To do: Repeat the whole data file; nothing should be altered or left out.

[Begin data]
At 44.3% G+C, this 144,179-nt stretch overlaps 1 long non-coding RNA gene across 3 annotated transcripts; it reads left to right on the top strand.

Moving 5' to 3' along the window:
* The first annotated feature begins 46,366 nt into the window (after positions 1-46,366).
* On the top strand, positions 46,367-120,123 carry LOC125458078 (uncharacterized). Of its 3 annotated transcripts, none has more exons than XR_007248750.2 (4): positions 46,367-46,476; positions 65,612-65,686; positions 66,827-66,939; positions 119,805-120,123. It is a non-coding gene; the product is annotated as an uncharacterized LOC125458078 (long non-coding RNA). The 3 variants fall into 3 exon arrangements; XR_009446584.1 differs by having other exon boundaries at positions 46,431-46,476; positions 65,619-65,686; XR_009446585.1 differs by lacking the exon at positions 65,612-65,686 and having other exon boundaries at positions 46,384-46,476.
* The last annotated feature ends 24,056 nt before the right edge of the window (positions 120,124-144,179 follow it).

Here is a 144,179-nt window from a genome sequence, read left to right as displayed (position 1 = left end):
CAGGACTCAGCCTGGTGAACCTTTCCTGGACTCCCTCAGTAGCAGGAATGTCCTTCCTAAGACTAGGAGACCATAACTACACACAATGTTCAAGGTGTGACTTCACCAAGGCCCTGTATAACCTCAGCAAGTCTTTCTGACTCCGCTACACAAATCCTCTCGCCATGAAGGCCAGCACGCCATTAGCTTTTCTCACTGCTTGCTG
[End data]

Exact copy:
At 44.3% G+C, this 144,179-nt stretch overlaps 1 long non-coding RNA gene across 3 annotated transcripts; it reads left to right on the top strand.

Moving 5' to 3' along the window:
* The first annotated feature begins 46,366 nt into the window (after positions 1-46,366).
* On the top strand, positions 46,367-120,123 carry LOC125458078 (uncharacterized). Of its 3 annotated transcripts, none has more exons than XR_007248750.2 (4): positions 46,367-46,476; positions 65,612-65,686; positions 66,827-66,939; positions 119,805-120,123. It is a non-coding gene; the product is annotated as an uncharacterized LOC125458078 (long non-coding RNA). The 3 variants fall into 3 exon arrangements; XR_009446584.1 differs by having other exon boundaries at positions 46,431-46,476; positions 65,619-65,686; XR_009446585.1 differs by lacking the exon at positions 65,612-65,686 and having other exon boundaries at positions 46,384-46,476.
* The last annotated feature ends 24,056 nt before the right edge of the window (positions 120,124-144,179 follow it).

Here is a 144,179-nt window from a genome sequence, read left to right as displayed (position 1 = left end):
CAGGACTCAGCCTGGTGAACCTTTCCTGGACTCCCTCAGTAGCAGGAATGTCCTTCCTAAGACTAGGAGACCATAACTACACACAATGTTCAAGGTGTGACTTCACCAAGGCCCTGTATAACCTCAGCAAGTCTTTCTGACTCCGCTACACAAATCCTCTCGCCATGAAGGCCAGCACGCCATTAGCTTTTCTCACTGCTTGCTG